Advocates for Cuba trade
Some farmers and ranchers in Texas hope Congress eventually affirms an
agribusiness-friendly measure easing restrictions with Havana
By JENALIA MORENO Copyright 2010 Houston Chronicle
July 24, 2010, 12:35AM
Michael Paulsen : Chronicle
Value of exports to Cuba last year:
Texas: $20.6 million
Source: Center for North American Studies, Texas A&M
Waller County rancher Tom Paben has never sold beef to Cuba, largely
because of a half-century-old trade and travel embargo.
But Paben is optimistic he will, now that Congress is considering a bill
that would allow U.S. tourists to travel to the island nation and would
lift restrictions on how Cubans can pay for American agricultural goods.
"If Cuba opened up to tourists, they would use higher cuts of chicken
and beef," said Paben, a fifth-generation rancher and farmer. "Our
country has a rare opportunity over the course of the next few days to
begin the process of undoing a complete failure in U.S. foreign policy."
The embargo, a product of the Cold War, was enacted in 1962, a few years
after Fidel Castro led the revolution that established a communist
government in Cuba.
A bill allowing Americans to travel to Cuba and allowing Cuba to pay
U.S. companies directly for goods was approved recently by the House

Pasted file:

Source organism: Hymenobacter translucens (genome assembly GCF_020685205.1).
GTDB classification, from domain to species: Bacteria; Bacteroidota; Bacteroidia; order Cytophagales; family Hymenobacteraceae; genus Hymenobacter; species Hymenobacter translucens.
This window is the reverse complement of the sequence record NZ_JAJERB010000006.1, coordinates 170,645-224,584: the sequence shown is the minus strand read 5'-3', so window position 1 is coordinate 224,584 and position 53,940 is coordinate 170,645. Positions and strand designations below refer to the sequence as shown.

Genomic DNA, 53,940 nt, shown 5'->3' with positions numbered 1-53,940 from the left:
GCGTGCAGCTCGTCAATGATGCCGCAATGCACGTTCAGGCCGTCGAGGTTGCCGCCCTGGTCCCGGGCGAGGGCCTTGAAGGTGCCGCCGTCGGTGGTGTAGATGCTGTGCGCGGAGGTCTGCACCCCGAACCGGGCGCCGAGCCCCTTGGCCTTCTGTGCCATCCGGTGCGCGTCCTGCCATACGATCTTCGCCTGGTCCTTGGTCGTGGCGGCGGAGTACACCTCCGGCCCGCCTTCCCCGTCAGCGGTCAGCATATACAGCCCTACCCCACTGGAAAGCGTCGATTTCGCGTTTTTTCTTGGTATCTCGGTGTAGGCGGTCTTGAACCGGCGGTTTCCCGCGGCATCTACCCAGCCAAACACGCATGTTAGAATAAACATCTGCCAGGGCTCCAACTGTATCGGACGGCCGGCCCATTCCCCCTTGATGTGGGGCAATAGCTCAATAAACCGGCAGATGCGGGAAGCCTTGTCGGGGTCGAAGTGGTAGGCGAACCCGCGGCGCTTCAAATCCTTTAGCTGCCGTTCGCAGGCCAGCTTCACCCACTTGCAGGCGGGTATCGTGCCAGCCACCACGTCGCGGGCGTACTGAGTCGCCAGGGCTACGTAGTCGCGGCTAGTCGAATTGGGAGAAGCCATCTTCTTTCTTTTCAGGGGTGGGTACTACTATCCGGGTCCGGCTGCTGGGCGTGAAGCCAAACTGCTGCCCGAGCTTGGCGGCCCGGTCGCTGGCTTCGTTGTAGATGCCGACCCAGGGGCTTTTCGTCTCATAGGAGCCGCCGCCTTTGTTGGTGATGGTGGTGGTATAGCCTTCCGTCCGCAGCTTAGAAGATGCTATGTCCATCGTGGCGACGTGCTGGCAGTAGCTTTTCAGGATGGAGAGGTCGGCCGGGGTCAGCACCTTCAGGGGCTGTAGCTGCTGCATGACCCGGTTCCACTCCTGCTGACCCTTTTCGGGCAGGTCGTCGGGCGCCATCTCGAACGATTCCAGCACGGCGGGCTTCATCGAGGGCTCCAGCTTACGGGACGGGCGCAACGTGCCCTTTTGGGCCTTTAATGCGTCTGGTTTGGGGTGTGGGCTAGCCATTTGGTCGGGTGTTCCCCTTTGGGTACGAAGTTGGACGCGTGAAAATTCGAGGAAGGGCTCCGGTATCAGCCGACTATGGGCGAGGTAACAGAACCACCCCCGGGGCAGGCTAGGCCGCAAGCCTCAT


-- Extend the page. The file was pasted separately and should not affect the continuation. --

Agriculture Committee and faces the Foreign Affairs Committee before it
goes before the full House.
On Friday, farmers and business leaders with the Texas Farm Bureau urged
Congress to pass the bill.
"This is a step forward in free trade with Cuba," Jeff Moseley, Greater
Houston Partnership CEO and president, said during a downtown news
conference. In 2006, the partnership passed a resolution supporting
trade with Cuba.
A decade ago, the U.S. began allowing agriculture exports to Cuba but
required that all financial transactions pass through a third country.
"This stifles our ability to transact business," said Port of Houston
Authority CEO Alec Dreyer.
Rep. Kevin Brady, R-The Woodlands, said he's open to loosening some
restrictions on Cuba but still has concerns about its labor violations
and support of Venezuelan President Hugo Chavez.
"Specifically, I support normal financing for food and medicine sales to
Cuba. I've also been willing to consider more liberalized travel rules
to facilitate these particular transactions," he recently told a House
committee hearing on Cuba.
Last year, U.S. exports to Cuba totaled $528 million. The U.S. could
export $365 million more annually if the travel and financial
restrictions ended, according to a study by the Center for North
American Studies at Texas A&M University.
Texas exported $20.6 million in agricultural goods last year and could
increase annual exports by $18.4 million under the looser restrictions,
the study said.
Texas farmers have been pushing for Congress to ease restrictions on
trade with Cuba for years, but this is the first time legislation has
gotten out of a legislative committee, said Stephen Pringle, legislative
director for the Texas Farm Bureau.